The tenacity of Mil Napthine who established and led in the early years is very well highlighted along with many other key people. Rex Sargeant was Captain in 1950 and won the state title in 1951 for the belt swim. He was responsible for the development of the Chart of Signals, a communication method before radios, many of which are still in use today.

It’s development over time, and how the community spirit propelled it is well documented in this book. From the first initial buildings and the expansion of visitors coming by steamer ships from Melbourne on “Health and Pleasure trips on Port Phillip Bay”, and then later with increasing numbers coming in cars on new roads.

Clubhouse 1950 – image courtesy of Portsea SLSC

There are tales of courage, like Tom Willis in 1952 who searched without line or flippers in the thick kelp in heavy surf. Or the tragedy of John Wishart, taken by a shark after the Club Championships in 1956. Although now memorialised in club events it set the club back a little in membership. In 1955 there were tensions over the direction of the club and a breakaway group left to set up Point Leo Life Saving Club, leaving membership at an ebb of only 24 people.

During the 1960’s, a membership drive was conducted followed by big changes in club facilities. A local newsletter bulletin, ‘The Boomer’ helped facilitate the growth but also changed some of the club formalities with time, most notably the dress codes. In the 1960s there was a boom in surfing and surfing culture. Portsea members had a special pass to surf Leprosy Beach in the Quarantine station, which at that time was controlled by the military and off-limits to the public.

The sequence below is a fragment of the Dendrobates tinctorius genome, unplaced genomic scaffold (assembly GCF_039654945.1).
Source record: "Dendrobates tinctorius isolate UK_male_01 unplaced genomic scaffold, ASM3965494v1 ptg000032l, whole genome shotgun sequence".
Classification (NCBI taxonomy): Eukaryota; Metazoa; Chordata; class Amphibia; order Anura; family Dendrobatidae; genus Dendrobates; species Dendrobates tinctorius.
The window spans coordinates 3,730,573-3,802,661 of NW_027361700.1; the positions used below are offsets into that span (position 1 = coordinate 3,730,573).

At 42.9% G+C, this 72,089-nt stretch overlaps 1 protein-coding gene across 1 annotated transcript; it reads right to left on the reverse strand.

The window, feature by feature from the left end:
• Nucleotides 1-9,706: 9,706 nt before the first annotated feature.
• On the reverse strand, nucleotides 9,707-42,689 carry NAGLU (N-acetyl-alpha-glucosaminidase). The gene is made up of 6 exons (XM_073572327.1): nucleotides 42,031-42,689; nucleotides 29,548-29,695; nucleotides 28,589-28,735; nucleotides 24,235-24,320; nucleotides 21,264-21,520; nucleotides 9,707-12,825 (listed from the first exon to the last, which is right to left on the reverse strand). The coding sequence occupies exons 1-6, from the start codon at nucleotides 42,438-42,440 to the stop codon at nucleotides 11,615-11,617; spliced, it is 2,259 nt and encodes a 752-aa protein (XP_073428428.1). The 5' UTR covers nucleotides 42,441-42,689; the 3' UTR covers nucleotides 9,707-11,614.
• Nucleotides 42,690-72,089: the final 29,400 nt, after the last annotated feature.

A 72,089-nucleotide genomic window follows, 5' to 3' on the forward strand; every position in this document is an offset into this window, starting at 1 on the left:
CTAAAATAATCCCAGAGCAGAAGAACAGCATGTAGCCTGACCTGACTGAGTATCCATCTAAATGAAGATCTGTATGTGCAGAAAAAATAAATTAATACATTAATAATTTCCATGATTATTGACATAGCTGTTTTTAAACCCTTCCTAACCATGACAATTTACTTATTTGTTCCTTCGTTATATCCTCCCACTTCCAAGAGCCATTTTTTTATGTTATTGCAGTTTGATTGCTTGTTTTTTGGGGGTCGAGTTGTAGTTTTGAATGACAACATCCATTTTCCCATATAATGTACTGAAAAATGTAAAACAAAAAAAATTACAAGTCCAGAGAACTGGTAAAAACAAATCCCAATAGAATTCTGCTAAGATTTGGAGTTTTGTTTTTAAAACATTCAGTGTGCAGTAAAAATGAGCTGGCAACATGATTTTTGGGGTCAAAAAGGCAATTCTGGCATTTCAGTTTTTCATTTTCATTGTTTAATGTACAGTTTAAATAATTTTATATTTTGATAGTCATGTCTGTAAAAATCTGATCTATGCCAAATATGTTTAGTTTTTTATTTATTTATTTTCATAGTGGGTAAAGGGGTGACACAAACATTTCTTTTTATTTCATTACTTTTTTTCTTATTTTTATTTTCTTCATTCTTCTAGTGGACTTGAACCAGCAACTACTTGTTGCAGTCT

The clubhouse was again upgraded in 1962. Percy Cerutty, (the famous running coach) gave a guest speech at the opening celebrations thanking members for their hard work in gathering donations to fund the build. Percy was known to have run the 100km from Melbourne to Portsea in 8 1/2 hours and he convinced the audience about the benefits of running up and down dunes for training and exhausting the body through exercise every day!

The book nicely recounts many athletic club champions, surfing carnivals and club characters over the years. An ex-army boat sweep Peter Humphris used to wake the crew with sticks of gelignite, or take the boat fishing in the RIP. Surf lifesavers Bruce Morgan and Bruce Tayler devised a new method of life-saving using a huge fishing rod with a light line. The line is attached to the back of the rescuer, who can then be reeled back in with their victim.